An Educated Guess on the Number of ST’rs
Several years ago, doctors around the world decided to set up a new organization that would meet every other year in different parts of the world to discuss research going on in the field of movement disorders. Anyone that had any kind of interest in this field were invited to attend and contribute their knowledge. The most recent one was held in Spain just this year and it was very well represented by people from all over the world. It’s getting to be like a steam roller – it just keeps going and going and picking up more and more interest.
That’s the best thing that can happen for all of us and that’s why a real concerted effort is needed by all of us to band together to make it known that we need help. It doesn’t pay for us to go our individual ways and FORGET. Yes, we need your continued help and membership is the best way to do that.
For instance, in 2005, the International Movement Disorder Congress met in New Orleans to discuss various aspects of movement disorders. That’s what Spasmodic Torticollis/ Cervical Dystonia is. At this 2005 Congress a paper was posted. It was written by 2 of the leading neurologists in the world – Doctor’s Joe Jankovic of Baylor University in Texas and Joe Tsui (Pronounced Choy) of the Parkinson’s Research Center of Vancouver, Canada in collusion with C Bergeron, Allergan, Inc.
The gist of the paper was “Prevalence of Cervical Dystonia and Spasmodic Torticollis in the U.S.” For years it has been said that there were 3 people with ST out of every 10,000. That study was done in Rochester, Mn where the Mayo Clinic is. The study was done “off of of Medical records”. In other words they concentrated only on the medical records as acquired from patients visiting at the Mayo Clinic. (It is a very limited study.) That meant that approximately 83,00 total people had ST. Another study done in the United Kingdom indicated that a nine year prevalence study estimated that there were 18 out of 100,000 – somewhat less than the Rochester study.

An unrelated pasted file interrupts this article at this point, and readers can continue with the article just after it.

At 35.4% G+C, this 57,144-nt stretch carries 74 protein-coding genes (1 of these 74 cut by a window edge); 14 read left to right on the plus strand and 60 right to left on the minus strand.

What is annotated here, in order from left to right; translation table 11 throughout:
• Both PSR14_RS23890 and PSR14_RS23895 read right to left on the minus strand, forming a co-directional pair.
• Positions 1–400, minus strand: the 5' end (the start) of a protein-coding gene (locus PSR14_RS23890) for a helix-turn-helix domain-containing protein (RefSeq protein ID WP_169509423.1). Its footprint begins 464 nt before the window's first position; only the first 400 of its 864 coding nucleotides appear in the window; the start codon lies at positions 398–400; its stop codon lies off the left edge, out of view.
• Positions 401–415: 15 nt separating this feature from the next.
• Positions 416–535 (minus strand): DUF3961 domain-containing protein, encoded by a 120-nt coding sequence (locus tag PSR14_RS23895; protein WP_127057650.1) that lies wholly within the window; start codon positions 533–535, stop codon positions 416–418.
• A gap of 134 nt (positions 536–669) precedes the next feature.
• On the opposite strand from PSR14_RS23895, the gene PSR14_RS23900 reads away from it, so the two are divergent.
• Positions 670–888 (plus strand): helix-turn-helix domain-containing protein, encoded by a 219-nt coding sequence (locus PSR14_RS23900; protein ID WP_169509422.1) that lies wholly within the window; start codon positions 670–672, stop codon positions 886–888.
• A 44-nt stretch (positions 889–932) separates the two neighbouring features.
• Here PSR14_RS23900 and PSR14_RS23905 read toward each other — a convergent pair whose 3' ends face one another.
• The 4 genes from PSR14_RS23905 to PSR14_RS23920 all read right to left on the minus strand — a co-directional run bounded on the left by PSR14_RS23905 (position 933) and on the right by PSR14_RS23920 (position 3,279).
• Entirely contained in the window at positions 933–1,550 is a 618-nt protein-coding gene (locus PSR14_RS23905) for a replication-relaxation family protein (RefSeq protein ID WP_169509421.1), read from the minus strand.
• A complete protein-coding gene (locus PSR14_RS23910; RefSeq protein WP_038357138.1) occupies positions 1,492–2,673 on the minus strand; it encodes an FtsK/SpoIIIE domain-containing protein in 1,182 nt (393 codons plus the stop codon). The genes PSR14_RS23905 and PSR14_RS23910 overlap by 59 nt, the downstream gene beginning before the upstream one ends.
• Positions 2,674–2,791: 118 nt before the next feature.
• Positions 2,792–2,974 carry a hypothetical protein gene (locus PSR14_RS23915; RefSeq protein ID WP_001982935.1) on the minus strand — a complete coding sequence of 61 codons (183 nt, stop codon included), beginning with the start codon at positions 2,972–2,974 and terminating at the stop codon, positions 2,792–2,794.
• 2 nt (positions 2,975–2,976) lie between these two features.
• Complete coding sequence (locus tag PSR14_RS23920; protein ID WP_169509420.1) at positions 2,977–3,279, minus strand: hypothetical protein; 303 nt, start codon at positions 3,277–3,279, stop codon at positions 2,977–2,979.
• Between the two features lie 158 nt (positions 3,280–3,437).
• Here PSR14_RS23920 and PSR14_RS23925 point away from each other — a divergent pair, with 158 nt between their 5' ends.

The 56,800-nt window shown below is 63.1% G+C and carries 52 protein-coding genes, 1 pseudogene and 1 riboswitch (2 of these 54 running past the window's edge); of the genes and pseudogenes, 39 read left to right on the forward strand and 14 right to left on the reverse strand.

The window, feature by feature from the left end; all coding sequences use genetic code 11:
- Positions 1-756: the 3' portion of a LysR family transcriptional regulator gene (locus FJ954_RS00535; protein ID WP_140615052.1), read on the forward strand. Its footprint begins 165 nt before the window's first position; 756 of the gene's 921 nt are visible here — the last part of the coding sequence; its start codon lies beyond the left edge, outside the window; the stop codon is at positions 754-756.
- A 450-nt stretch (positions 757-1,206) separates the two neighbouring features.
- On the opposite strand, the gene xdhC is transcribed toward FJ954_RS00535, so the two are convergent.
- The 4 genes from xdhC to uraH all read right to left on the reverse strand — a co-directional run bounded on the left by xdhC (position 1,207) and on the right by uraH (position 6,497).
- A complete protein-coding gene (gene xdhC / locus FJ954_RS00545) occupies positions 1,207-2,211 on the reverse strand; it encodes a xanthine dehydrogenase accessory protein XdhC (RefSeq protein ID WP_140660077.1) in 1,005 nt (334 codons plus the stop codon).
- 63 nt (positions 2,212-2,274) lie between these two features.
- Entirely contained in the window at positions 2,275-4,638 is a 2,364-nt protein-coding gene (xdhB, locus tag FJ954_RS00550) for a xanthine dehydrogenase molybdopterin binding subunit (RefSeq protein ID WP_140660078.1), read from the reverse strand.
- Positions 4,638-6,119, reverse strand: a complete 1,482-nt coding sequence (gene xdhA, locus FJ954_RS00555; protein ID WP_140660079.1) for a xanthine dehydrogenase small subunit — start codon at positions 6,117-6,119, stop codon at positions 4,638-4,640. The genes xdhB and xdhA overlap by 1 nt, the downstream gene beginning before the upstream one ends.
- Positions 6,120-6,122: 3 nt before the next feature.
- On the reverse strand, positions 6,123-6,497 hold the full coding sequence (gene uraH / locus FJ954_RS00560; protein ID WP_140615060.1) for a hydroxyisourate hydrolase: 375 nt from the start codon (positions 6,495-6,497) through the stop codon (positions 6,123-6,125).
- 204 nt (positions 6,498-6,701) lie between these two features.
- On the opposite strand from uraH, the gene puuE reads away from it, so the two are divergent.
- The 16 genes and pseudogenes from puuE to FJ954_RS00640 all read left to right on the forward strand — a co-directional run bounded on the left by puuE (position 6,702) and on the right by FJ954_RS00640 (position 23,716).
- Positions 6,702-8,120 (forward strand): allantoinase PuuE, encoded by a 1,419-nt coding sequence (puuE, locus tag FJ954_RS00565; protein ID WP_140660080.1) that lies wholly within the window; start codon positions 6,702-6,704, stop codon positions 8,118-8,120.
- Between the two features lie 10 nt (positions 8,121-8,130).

How many ST’rs are there? The paper posted by Jankovic/Tsui estimates that there could be upwards of anywhere from 1,000,000 to 4,000,000 people. That’s a huge discrepancy. How did they arrive at these figures?
In an on-line survey that was sent by e mail to 2,000,000 people in 2004 questions were asked that were derived from a Beth Israel Dystonia Survey study that were from a study of various movement disorders that accessed neck and/or head tilting and head shakiness.
The results were concluded from 60,062 responders – 79% female of which 92% were Caucasian. Awareness of ST was about 5.4% overall/0.39% reported a diagnosis of ST. Of especial interest was that moderate to severe neck pain/head tilting and/or shakes was reported in at least one person.
The conclusions suggest from these preliminary findings that ST MAY BE SUBSTANTIALLY MORE PREVALENT IN THE US POPULATION THAN HAS BEEN PREVIOUSLY REPORTED. (Now these basic figures were excerpted from the original paper that was posted and do not get into the actual figures which would, for these purposes, become burdensome).
The relatively high estimated prevalence of 0.39%, 22 times higher than published prevalence figures, suggests that ST is more common than previously thought, and that this disorder has a considerable impact on the health and quality of life of many individuals.
Why nothing more has been done on this study no one has been able to give us an answer. But, Now You Know.
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